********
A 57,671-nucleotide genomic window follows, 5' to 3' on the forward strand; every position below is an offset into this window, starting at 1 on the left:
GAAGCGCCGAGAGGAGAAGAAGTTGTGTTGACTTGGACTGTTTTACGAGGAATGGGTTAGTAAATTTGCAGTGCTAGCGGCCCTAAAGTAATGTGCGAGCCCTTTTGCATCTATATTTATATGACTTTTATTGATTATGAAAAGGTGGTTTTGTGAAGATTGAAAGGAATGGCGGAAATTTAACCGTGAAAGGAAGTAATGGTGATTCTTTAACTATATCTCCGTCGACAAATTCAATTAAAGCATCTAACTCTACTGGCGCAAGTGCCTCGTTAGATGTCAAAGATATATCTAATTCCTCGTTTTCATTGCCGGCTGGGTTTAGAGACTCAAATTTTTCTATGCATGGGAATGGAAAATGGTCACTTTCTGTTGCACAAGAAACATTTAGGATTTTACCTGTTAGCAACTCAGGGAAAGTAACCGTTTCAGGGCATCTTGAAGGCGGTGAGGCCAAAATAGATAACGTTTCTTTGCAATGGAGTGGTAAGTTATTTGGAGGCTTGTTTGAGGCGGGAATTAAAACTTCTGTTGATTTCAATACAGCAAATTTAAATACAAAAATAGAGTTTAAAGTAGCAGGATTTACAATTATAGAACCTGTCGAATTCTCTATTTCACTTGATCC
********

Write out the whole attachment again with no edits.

A 57,671-nucleotide genomic window follows, 5' to 3' on the forward strand; every position below is an offset into this window, starting at 1 on the left:
GAAGCGCCGAGAGGAGAAGAAGTTGTGTTGACTTGGACTGTTTTACGAGGAATGGGTTAGTAAATTTGCAGTGCTAGCGGCCCTAAAGTAATGTGCGAGCCCTTTTGCATCTATATTTATATGACTTTTATTGATTATGAAAAGGTGGTTTTGTGAAGATTGAAAGGAATGGCGGAAATTTAACCGTGAAAGGAAGTAATGGTGATTCTTTAACTATATCTCCGTCGACAAATTCAATTAAAGCATCTAACTCTACTGGCGCAAGTGCCTCGTTAGATGTCAAAGATATATCTAATTCCTCGTTTTCATTGCCGGCTGGGTTTAGAGACTCAAATTTTTCTATGCATGGGAATGGAAAATGGTCACTTTCTGTTGCACAAGAAACATTTAGGATTTTACCTGTTAGCAACTCAGGGAAAGTAACCGTTTCAGGGCATCTTGAAGGCGGTGAGGCCAAAATAGATAACGTTTCTTTGCAATGGAGTGGTAAGTTATTTGGAGGCTTGTTTGAGGCGGGAATTAAAACTTCTGTTGATTTCAATACAGCAAATTTAAATACAAAAATAGAGTTTAAAGTAGCAGGATTTACAATTATAGAACCTGTCGAATTCTCTATTTCACTTGATCC